So I have formed my opinion of Josie P entirely apart from her husband, and before this latest “bludger on the roof” madness. And my opinion was: “Please stop talking now”.

    • weka 4.1

      Me too, didn’t know who she was, found her a complete yawn fest on Nine to Noon, and wondered what happened to the left commentator.

      • xtasy 4.1.1

        Perhaps they should ask McCarten instead?

        • Colonial Viper 4.1.1.1

          He can do his little Pro-Shearer entreaties, that’ll be nice for everyone.

          • xtasy 4.1.1.1.1

            He’s been pretty critical of Labour and Shearer in his last Herald column!

            • Colonial Viper 4.1.1.1.1.1

              Critical of Labour yes. But he also gave Shearer a pass until 2014 saying that the electorate would not pay any attention to him until then, regardless. Then he called Cunliffe and Jones as lacking seriousness.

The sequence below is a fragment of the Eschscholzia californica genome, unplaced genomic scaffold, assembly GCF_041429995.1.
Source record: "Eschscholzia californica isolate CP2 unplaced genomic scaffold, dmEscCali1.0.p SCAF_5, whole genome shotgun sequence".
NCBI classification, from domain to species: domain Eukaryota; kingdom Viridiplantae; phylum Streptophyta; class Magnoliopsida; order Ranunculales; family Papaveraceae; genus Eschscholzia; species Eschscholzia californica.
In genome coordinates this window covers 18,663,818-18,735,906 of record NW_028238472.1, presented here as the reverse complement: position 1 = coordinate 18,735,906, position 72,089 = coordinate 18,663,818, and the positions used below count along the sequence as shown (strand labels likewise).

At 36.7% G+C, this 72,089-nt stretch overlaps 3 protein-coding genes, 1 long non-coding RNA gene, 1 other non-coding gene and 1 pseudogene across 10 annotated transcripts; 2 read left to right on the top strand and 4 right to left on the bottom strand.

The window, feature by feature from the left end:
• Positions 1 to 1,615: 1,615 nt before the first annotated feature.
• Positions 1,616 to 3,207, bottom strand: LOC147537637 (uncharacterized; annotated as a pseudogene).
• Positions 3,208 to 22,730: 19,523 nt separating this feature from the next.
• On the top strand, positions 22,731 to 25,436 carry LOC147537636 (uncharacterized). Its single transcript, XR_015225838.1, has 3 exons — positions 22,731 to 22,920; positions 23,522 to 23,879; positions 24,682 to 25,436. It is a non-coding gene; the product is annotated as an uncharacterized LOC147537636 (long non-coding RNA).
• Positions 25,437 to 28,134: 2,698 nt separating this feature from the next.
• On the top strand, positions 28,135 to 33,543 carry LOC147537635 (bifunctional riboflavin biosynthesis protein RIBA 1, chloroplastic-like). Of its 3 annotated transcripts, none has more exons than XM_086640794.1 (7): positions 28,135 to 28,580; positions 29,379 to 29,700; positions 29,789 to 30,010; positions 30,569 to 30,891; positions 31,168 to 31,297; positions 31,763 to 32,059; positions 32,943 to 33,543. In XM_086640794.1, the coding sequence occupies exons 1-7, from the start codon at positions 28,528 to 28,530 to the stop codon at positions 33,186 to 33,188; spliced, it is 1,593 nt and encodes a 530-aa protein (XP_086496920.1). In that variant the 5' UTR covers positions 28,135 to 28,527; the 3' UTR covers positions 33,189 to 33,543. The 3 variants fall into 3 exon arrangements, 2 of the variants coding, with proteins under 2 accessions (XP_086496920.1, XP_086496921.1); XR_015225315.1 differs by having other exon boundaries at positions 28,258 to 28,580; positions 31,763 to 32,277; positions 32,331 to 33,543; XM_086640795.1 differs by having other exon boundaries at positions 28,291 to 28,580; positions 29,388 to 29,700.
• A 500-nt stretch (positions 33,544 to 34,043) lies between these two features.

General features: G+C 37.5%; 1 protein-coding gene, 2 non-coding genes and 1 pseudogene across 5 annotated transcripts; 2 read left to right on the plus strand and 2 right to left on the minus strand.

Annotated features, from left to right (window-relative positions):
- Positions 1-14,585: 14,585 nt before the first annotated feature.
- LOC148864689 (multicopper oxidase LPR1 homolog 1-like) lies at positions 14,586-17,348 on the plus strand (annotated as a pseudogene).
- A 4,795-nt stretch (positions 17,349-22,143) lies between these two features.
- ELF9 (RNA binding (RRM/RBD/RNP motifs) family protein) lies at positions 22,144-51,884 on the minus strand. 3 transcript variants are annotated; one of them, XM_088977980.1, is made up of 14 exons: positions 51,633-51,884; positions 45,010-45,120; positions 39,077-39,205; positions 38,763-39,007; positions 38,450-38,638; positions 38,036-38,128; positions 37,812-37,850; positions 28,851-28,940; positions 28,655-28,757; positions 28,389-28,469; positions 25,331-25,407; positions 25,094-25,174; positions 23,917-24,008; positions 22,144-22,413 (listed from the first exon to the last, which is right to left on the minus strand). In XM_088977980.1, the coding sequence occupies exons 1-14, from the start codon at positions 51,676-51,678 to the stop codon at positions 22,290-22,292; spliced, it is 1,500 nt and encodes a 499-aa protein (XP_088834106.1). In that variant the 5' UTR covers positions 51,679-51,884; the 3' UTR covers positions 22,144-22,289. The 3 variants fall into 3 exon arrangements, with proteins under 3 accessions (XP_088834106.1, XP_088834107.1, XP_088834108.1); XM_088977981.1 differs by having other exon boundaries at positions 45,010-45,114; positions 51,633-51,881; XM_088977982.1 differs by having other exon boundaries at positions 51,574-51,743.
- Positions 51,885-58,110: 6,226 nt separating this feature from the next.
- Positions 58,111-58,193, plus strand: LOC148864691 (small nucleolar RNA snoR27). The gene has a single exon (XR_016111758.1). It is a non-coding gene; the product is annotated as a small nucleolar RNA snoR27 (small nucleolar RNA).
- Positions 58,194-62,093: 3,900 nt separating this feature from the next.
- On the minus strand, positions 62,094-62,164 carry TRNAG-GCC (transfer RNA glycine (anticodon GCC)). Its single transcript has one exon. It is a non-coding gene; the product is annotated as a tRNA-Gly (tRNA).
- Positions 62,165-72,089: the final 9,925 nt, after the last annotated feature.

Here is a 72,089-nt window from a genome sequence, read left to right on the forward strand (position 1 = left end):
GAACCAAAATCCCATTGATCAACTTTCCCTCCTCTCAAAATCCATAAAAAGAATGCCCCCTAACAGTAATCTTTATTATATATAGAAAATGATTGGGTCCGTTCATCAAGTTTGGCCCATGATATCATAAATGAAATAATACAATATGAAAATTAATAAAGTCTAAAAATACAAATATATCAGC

• weka 4.1.1.1.2

            Wishlist of left wing commentators?
             
             

            • xtasy 4.1.1.1.2.1

              Hone Harawira (though lacking in some insight and knowledge, also articulation);
              Minto (too extreme and a fringe activist not appealing to most);
              Jo Carolan (far too extreme for most);
              Bradford (good for solid statements, not appealing for willy nilly newbies);

              So the “left” could do with “refreshments”, sort of, what about you?

              • Colonial Viper

                Hone Harawira is a far better rabble rouser and advocate for social justice than Shearer is.